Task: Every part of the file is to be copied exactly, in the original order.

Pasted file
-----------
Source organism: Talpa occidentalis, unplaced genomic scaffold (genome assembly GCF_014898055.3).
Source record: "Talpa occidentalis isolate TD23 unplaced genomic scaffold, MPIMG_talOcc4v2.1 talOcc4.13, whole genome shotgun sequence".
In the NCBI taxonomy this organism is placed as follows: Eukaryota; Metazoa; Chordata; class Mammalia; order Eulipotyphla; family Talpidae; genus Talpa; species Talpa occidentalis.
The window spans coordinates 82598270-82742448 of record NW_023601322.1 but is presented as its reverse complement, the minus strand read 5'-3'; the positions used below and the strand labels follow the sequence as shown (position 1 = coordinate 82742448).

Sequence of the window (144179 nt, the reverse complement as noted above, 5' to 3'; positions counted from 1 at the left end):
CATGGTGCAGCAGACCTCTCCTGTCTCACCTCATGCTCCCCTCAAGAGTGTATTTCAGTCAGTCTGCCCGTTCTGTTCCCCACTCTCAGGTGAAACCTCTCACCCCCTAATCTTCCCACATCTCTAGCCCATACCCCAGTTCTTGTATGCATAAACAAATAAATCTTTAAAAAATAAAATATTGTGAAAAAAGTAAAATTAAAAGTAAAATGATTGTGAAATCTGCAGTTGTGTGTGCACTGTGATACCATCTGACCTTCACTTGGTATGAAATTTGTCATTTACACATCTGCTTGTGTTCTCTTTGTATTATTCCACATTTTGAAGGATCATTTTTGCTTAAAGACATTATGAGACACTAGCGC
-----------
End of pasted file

Source organism: Talpa occidentalis, unplaced genomic scaffold (genome assembly GCF_014898055.3).
Source record: "Talpa occidentalis isolate TD23 unplaced genomic scaffold, MPIMG_talOcc4v2.1 talOcc4.13, whole genome shotgun sequence".
In the NCBI taxonomy this organism is placed as follows: Eukaryota; Metazoa; Chordata; class Mammalia; order Eulipotyphla; family Talpidae; genus Talpa; species Talpa occidentalis.
The window spans coordinates 82598270-82742448 of record NW_023601322.1 but is presented as its reverse complement, the minus strand read 5'-3'; the positions used below and the strand labels follow the sequence as shown (position 1 = coordinate 82742448).

Sequence of the window (144179 nt, the reverse complement as noted above, 5' to 3'; positions counted from 1 at the left end):
CATGGTGCAGCAGACCTCTCCTGTCTCACCTCATGCTCCCCTCAAGAGTGTATTTCAGTCAGTCTGCCCGTTCTGTTCCCCACTCTCAGGTGAAACCTCTCACCCCCTAATCTTCCCACATCTCTAGCCCATACCCCAGTTCTTGTATGCATAAACAAATAAATCTTTAAAAAATAAAATATTGTGAAAAAAGTAAAATTAAAAGTAAAATGATTGTGAAATCTGCAGTTGTGTGTGCACTGTGATACCATCTGACCTTCACTTGGTATGAAATTTGTCATTTACACATCTGCTTGTGTTCTCTTTGTATTATTCCACATTTTGAAGGATCATTTTTGCTTAAAGACATTATGAGACACTAGCGC